Five best car-related video games to keep your motor running in lockdown


Getting your petrolhead fix under lockdown is particularly tough without being able to drive, but video games are a good way.

While there are plenty of excellent and incredibly realistic and detailed racing sims around, both on PC and consoles, what if you want to just want a wild hoonish car-related release? Here are five games that give you just that.

Grand Theft Auto Online (PS5/Xbox/PC)

While GTA IV arguably had more realistic driving physics, driving in GTA V is delightfully anarchic due to the living, breathing nature of the game’s massive map – try obeying the road rules and you will find the AI drivers are as unpredictable and plain stupid as real drivers.

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The absolute freedom to drive wildly and irresponsibly through a packed city firing flares out the window or smashing up a mountain is brilliantly liberating, but the real gold lies in the online part of the game where a wide range of customisable vehicles reside, none of which are officially licensed, but most of which are pretty accurate replicas of their real-world counterparts – want a slammed Volvo 242 with massive turbos? Yep, you can do that…

Crazy Taxi (Android/iOS)

Originally coming out in arcades in 1999, then on Sega’s Dreamcast in 2000 before eventually appearing on pretty much every console, the original Crazy Taxi was a delightfully unrealistic full-on blast through a city delivering passengers as fast as humanly possible.

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With just an on-screen arrow vaguely indicating the direction you should be going, Crazy Taxi is as infuriating as it is exhilarating, but the rush of narrowly beating the countdown timer to the destination is an undeniable thrill.

The best part these days though is that the original game is now available on iOS and ANdroid devices – and because it was launched before analogue controls were common, it’s digital inputs work just like the original on a touchscreen.

Forza Horizon 4 (Xbox/PC)

The most recent chapter of Microsoft’s Forza Horizon series is arguably at its best when you ignore the racing and simply blast at full speed across the fully-destructible countryside in a wildly overpowered beast of your own making, mowing down small trees and smashing through fences until you inevitably find something significantly more solid that stops you…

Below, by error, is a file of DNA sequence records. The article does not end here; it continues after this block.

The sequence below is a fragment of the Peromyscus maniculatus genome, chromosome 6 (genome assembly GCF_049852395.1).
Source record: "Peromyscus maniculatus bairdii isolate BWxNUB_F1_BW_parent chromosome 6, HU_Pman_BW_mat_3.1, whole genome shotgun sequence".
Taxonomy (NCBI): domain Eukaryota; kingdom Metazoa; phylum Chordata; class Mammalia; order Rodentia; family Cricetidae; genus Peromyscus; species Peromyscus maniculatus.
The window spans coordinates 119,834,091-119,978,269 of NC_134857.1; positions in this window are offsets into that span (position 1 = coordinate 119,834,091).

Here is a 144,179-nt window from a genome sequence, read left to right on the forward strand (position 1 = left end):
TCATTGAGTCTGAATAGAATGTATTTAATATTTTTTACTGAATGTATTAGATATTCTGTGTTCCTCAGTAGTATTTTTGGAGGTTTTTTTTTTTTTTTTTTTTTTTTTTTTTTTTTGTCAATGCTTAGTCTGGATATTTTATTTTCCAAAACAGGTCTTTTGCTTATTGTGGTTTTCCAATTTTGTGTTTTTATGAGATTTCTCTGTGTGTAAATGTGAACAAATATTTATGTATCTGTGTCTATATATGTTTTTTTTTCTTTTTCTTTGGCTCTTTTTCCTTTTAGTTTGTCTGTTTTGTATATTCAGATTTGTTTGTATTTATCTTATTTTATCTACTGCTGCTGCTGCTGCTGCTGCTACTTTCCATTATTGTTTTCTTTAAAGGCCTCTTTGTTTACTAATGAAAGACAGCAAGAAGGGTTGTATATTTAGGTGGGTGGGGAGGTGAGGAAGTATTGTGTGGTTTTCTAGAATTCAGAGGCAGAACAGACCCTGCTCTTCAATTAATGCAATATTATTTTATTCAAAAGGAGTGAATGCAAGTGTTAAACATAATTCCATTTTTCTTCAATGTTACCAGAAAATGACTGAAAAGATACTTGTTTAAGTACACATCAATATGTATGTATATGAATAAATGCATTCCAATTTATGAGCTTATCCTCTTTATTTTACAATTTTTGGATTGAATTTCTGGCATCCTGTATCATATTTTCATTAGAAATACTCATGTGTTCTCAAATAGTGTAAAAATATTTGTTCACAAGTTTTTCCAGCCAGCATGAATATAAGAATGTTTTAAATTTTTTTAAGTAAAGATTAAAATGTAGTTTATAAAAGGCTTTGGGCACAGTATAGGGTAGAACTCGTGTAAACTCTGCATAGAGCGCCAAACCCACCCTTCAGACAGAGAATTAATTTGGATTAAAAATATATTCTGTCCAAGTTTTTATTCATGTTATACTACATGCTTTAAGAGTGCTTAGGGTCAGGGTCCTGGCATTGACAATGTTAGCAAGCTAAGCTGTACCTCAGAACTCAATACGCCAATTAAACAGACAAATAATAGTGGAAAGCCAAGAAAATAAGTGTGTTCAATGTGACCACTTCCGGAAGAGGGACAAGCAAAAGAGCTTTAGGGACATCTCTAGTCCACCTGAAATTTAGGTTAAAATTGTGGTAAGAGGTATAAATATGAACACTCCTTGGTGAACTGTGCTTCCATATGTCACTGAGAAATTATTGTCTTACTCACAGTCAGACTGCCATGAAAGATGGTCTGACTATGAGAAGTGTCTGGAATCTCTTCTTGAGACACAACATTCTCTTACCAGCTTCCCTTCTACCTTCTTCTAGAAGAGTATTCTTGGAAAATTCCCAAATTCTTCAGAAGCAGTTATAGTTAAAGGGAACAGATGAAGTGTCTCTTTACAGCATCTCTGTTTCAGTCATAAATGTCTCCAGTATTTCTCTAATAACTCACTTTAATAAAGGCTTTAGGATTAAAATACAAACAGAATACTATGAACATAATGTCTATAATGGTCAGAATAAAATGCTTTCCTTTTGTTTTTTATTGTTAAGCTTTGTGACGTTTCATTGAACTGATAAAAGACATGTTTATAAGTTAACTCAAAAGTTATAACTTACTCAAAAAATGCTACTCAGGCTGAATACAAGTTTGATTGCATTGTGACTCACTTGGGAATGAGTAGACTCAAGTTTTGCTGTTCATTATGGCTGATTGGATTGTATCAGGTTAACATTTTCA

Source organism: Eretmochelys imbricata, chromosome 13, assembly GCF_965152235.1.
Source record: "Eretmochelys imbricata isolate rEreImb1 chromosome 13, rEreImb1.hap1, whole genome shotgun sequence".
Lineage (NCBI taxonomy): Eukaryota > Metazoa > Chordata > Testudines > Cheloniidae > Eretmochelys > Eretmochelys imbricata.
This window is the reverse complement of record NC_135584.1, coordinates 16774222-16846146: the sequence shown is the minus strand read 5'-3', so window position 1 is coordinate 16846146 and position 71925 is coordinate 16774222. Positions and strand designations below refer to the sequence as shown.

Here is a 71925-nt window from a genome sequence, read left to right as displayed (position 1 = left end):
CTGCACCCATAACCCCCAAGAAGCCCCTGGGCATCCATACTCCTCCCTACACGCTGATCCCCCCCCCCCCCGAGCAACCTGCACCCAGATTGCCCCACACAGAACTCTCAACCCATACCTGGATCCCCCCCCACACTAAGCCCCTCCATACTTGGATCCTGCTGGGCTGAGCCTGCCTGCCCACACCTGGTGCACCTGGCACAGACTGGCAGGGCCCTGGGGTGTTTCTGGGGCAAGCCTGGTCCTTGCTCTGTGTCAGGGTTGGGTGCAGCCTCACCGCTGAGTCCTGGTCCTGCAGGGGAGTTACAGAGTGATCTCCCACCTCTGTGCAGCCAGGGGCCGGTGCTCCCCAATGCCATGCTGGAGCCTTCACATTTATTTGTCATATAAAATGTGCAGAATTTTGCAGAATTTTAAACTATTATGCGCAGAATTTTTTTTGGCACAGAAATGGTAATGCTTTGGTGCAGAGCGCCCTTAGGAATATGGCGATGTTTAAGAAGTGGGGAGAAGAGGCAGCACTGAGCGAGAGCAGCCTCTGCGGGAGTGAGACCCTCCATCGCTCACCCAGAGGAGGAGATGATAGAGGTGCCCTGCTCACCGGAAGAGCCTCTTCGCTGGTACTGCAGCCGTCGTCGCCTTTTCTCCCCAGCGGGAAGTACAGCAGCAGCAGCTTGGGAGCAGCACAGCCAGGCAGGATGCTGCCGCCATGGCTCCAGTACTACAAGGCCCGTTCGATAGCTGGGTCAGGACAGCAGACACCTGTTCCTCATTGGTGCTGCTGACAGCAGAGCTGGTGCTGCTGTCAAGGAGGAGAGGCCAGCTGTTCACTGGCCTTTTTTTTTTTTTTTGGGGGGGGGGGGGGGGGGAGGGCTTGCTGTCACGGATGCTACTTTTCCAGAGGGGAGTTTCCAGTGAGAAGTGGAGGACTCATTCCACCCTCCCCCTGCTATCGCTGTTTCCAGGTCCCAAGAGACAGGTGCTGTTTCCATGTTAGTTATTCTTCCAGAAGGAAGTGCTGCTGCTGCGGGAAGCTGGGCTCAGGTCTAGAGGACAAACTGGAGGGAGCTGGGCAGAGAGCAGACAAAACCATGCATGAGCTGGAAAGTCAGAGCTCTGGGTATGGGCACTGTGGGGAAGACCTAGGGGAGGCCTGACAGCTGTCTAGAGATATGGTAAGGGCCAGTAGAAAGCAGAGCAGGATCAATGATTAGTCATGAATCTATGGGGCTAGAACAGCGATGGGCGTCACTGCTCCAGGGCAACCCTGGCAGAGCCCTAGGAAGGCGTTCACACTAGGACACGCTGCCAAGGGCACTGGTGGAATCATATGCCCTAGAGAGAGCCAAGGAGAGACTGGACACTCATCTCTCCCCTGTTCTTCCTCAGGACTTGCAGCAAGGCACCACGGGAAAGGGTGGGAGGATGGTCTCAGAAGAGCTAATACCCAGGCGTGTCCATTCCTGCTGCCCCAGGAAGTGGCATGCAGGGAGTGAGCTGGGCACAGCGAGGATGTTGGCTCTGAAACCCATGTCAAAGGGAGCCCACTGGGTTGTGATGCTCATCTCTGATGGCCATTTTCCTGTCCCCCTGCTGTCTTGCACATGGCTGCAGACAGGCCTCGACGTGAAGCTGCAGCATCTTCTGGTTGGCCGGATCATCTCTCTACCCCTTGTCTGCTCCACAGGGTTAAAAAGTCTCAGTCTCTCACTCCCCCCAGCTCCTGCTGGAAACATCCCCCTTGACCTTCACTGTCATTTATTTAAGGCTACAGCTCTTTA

Everything from a tiny Peel P50 to an enormous Unimog can be modified and repowered (yep, you can swap the Peel’s tiny 3kW engine for a 218kW motorbike engine), but you do need to be careful, because too much power can actually make your car essentially undriveable – that 218kW Peel is a good example…

Of course, you can be all serious and set a European thoroughbred up perfectly for racing, but that really isn’t as much fun…

MudRunner(PS5/Xbox/Nintendo Switch/PC)

MudRunner (formerly called SpinTires) is a serious off-road logging simulation set in Europe (with an American-set update), using large Russian off-road trucks to deliver logs to various almost inaccessible locations.

It is a challenging and time consuming game to get right, and often massively frustrating when you roll your truck within sight of your destination after spending literally hours inching through the deep mud and challenging rocks using winches and even other vehicles to pull your truck through. But it is also massively satisfying when you actually manage it.

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It is, however, huge fun to just forget about the objectives and do some serious off-roading in one of the smaller support 4X4’s, or just pound recklessly across the landscape until you get utterly stuck…

BeamNG.drive (PC)

BeamNG.drive is weirdly the most realistic and the least realistic game in this list. While it does have some game modes, BeamNG is essentially just a big, open sandpit where you can crash your toys together.

You can either set up elaborate, outlandish and entirely unrealistic stunts and the insanely detailed crash physics mean the cars fold up and tear apart horrifically – just like real cars (in fact it is so realistic it is said to be used by film production companies to test car stunts before they film them).

Or you can just tear around the open world environment at top speed and see how long you last before your inevitable twisted, broken end.



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